Other places I love are:
- Valley of the Temples
- Lanikai – famous beach for photographing models.
- Ko’olina, great place to take family shots
- Diamond Head has the best panoramic views you’ll ever get. It’s a super easy hike to get to the top. It takes at most 2 hours to hike up and back.
Go Visit Hawaii: What are some of the more overlooked sights on Oahu that you think make interesting vacation photos?
Joe Philipson: Kaena point, you’ll have to get out and walk so bring plenty of water and don’t carry to many things but when you get out to the end of the point climb up the mountain. You’ll get the most beautiful view of the island that is hardly ever seen or photographed.
Go Visit Hawaii: I noticed that you take some outstanding floral photos, what sort of tips do you have for us amateurs?
Joe Philipson: Point and shoots cameras are great with ‘macro’ photos like close ups on flowers. Just make sure you push the button (usually a flower setting) on the camera and you’re ready to take great pictures of flowers. Composition is key to this as well.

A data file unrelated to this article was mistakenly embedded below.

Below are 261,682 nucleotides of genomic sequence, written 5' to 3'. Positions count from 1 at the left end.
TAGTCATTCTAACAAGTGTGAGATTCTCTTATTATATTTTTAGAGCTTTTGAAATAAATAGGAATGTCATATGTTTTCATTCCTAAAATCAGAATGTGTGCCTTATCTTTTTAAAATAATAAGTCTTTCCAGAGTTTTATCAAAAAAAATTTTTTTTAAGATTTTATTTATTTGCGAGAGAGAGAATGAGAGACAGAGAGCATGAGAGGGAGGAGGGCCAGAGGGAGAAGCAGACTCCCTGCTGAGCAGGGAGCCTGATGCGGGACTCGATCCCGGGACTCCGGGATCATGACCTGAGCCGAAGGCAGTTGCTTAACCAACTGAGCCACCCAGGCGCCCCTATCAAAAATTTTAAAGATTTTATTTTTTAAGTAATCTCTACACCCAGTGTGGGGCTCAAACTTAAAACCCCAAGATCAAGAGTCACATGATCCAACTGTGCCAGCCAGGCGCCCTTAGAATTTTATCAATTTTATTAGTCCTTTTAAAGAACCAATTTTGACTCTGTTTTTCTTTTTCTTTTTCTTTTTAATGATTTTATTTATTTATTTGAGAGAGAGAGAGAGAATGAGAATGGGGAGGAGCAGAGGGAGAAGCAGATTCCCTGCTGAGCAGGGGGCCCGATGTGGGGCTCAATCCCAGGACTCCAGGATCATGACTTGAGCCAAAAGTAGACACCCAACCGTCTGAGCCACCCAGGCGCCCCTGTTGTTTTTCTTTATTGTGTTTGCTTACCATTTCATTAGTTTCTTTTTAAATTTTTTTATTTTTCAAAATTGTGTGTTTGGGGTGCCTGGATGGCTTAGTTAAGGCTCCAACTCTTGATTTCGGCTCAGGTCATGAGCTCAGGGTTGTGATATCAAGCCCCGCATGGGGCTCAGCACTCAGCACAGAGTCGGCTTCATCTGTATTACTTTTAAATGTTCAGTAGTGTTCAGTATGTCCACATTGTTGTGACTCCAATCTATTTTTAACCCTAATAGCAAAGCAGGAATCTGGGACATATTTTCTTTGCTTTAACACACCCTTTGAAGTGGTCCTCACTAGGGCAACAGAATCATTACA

Go Visit Hawaii: Do you sell your photos? How would someone get in contact with you if they wanted to hire you?
Joe Philipson: Yes, I most definitely sell my photos… you can contact me via my website www.philipsonphotography.com, send me and email or call 🙂
I hope you enjoyed this interview with Joe as much as I did conducting it with him. Mahalo nui loa to Joe for taking the time to share his professional photo tips with us. You can follow Joe on his blog, Inside Joe’s Head. That’s where I first “met” Joe. I was amazed with his talent from the very start with his post of this stunning photo of the Iolani Palace in Honolulu. You can also find more of Joe’s work on his Flickr account.